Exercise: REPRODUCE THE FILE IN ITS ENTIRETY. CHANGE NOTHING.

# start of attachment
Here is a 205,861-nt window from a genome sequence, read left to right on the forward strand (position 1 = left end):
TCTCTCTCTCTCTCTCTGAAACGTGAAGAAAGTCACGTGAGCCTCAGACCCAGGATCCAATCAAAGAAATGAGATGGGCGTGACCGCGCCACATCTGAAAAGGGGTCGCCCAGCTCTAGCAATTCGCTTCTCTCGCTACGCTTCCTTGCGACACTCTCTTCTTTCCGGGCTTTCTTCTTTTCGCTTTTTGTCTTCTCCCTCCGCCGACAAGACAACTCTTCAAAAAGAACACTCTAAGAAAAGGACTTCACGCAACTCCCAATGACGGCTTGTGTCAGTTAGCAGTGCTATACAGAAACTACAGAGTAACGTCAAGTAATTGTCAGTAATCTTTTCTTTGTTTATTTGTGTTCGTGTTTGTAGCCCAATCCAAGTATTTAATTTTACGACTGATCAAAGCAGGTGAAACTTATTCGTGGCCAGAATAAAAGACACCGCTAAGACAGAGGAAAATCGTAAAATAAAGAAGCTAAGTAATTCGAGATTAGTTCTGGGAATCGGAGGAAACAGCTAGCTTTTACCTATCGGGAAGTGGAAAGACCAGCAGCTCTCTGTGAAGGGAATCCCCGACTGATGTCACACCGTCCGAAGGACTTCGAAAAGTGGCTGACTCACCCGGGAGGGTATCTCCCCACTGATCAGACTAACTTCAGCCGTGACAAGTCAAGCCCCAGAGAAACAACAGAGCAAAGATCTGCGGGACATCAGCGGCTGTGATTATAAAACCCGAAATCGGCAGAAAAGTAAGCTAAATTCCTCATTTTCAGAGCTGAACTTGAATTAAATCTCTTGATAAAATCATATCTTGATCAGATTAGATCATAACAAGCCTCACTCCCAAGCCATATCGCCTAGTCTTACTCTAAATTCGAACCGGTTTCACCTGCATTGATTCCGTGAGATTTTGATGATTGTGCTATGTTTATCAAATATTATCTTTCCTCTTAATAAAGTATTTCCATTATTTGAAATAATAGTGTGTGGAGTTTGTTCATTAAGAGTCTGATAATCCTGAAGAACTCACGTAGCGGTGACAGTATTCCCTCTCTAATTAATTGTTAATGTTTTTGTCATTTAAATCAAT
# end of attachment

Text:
Here is a 205,861-nt window from a genome sequence, read left to right on the forward strand (position 1 = left end):
TCTCTCTCTCTCTCTCTGAAACGTGAAGAAAGTCACGTGAGCCTCAGACCCAGGATCCAATCAAAGAAATGAGATGGGCGTGACCGCGCCACATCTGAAAAGGGGTCGCCCAGCTCTAGCAATTCGCTTCTCTCGCTACGCTTCCTTGCGACACTCTCTTCTTTCCGGGCTTTCTTCTTTTCGCTTTTTGTCTTCTCCCTCCGCCGACAAGACAACTCTTCAAAAAGAACACTCTAAGAAAAGGACTTCACGCAACTCCCAATGACGGCTTGTGTCAGTTAGCAGTGCTATACAGAAACTACAGAGTAACGTCAAGTAATTGTCAGTAATCTTTTCTTTGTTTATTTGTGTTCGTGTTTGTAGCCCAATCCAAGTATTTAATTTTACGACTGATCAAAGCAGGTGAAACTTATTCGTGGCCAGAATAAAAGACACCGCTAAGACAGAGGAAAATCGTAAAATAAAGAAGCTAAGTAATTCGAGATTAGTTCTGGGAATCGGAGGAAACAGCTAGCTTTTACCTATCGGGAAGTGGAAAGACCAGCAGCTCTCTGTGAAGGGAATCCCCGACTGATGTCACACCGTCCGAAGGACTTCGAAAAGTGGCTGACTCACCCGGGAGGGTATCTCCCCACTGATCAGACTAACTTCAGCCGTGACAAGTCAAGCCCCAGAGAAACAACAGAGCAAAGATCTGCGGGACATCAGCGGCTGTGATTATAAAACCCGAAATCGGCAGAAAAGTAAGCTAAATTCCTCATTTTCAGAGCTGAACTTGAATTAAATCTCTTGATAAAATCATATCTTGATCAGATTAGATCATAACAAGCCTCACTCCCAAGCCATATCGCCTAGTCTTACTCTAAATTCGAACCGGTTTCACCTGCATTGATTCCGTGAGATTTTGATGATTGTGCTATGTTTATCAAATATTATCTTTCCTCTTAATAAAGTATTTCCATTATTTGAAATAATAGTGTGTGGAGTTTGTTCATTAAGAGTCTGATAATCCTGAAGAACTCACGTAGCGGTGACAGTATTCCCTCTCTAATTAATTGTTAATGTTTTTGTCATTTAAATCAAT